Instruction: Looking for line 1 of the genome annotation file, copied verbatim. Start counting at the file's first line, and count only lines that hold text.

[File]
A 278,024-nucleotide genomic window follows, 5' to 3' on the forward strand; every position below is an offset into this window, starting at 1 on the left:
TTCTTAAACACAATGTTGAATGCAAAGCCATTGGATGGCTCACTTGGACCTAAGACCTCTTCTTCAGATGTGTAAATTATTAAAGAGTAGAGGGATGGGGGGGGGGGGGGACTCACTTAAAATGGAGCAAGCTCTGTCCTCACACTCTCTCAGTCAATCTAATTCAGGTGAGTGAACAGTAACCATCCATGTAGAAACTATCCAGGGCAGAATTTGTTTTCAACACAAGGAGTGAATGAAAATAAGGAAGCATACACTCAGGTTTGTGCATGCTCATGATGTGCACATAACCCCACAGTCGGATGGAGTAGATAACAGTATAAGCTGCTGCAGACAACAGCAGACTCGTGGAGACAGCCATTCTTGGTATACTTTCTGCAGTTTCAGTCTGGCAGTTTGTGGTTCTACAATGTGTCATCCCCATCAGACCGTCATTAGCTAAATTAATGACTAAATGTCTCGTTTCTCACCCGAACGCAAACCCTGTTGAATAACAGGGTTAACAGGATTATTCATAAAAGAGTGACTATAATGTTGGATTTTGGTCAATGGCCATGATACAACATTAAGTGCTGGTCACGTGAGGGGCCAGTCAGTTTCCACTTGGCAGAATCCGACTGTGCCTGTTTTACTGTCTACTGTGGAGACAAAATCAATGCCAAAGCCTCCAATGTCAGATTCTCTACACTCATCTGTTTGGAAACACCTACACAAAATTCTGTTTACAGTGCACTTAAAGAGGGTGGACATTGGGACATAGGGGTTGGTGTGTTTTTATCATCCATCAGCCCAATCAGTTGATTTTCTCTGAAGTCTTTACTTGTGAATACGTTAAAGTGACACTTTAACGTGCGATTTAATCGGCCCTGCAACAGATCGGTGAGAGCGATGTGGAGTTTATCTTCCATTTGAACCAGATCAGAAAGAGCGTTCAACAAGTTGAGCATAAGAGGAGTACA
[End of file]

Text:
A 278,024-nucleotide genomic window follows, 5' to 3' on the forward strand; every position below is an offset into this window, starting at 1 on the left: